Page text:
Former England captain, Michael Vaughan, has suggested the England and Wales Cricket Board (ECB) should consider a shortened County Championship season without overseas players for two years, in a bid to offset the financial impact of the coronavirus outbreak.
The ECB has extended its suspension of the professional game until July 1 due to the current situation, resulting in the loss of nine rounds of County Championship fixtures.
Citing a report from financial advisory firm Oakwell Sports, the BBC reported that counties will face losses of up to £85m if the season is written off altogether.
Vaughan, who captained England’s test team between 2003 and 2008, told the BBC: “You have to look at every area where you can save a few quid.
“Traditionalists will go mad at this, but these are unprecedented times. In the next two years, could you look at not having overseas players for the four-day game?”
With sports shut down on a global scale, the financial impact of the outbreak has seen contracts of overseas players cancelled or deferred by some counties, including Yorkshire and Essex.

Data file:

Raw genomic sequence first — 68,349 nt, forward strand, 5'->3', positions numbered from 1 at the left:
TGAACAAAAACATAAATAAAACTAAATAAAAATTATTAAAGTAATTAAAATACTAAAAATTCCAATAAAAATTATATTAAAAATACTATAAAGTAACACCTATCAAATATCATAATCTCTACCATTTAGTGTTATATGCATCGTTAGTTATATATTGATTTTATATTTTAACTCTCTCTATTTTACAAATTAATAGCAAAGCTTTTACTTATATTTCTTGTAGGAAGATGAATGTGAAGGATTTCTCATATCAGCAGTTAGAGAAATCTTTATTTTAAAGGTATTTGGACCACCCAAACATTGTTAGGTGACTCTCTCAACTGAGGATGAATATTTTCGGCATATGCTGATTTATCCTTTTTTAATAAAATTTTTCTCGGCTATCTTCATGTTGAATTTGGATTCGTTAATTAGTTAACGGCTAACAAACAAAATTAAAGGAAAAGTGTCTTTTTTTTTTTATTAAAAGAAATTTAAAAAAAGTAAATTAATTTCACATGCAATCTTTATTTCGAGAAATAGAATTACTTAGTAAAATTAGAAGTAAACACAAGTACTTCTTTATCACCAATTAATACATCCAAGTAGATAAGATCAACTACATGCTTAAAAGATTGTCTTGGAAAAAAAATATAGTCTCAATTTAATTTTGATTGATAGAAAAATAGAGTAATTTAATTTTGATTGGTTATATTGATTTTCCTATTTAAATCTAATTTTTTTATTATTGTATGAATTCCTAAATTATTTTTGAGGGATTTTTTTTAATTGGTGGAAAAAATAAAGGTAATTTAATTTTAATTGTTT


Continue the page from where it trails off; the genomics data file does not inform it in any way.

According to Vaughan, reducing the number of fixtures in the County Championship would do no harm in the short term.
“Four-day cricket costs the game. It is a cost that could, just for a couple of years, be worth reducing,” he said.
“If you reduced it from 14 to 10 games, you’d miss the games but I don’t think it would be a huge problem for a couple of years.”
The ECB’s 100-ball cricket tournament in England and Wales, known as The Hundred, was due to commence in July 2020, but is now also set to be delayed.
The move is expected to be formally agreed at a meeting of the England and Wales Cricket Board.
There has been a growing consensus that postponement is not only the most realistic option, but also offers the greatest chance of a successful launch, albeit a belated one.
The stated aim of the Hundred initiative is to attract new fans into the grounds, and with behind-closed-doors games and the possibility of overseas stars being unable to travel, there are fears of delivering a watered-down product.
It is unlikely the Hundred concept will be cancelled outright, however, with ECB chief executive Tom Harrison reported as saying it was now more important than ever to push ahead and make it a profit-making project.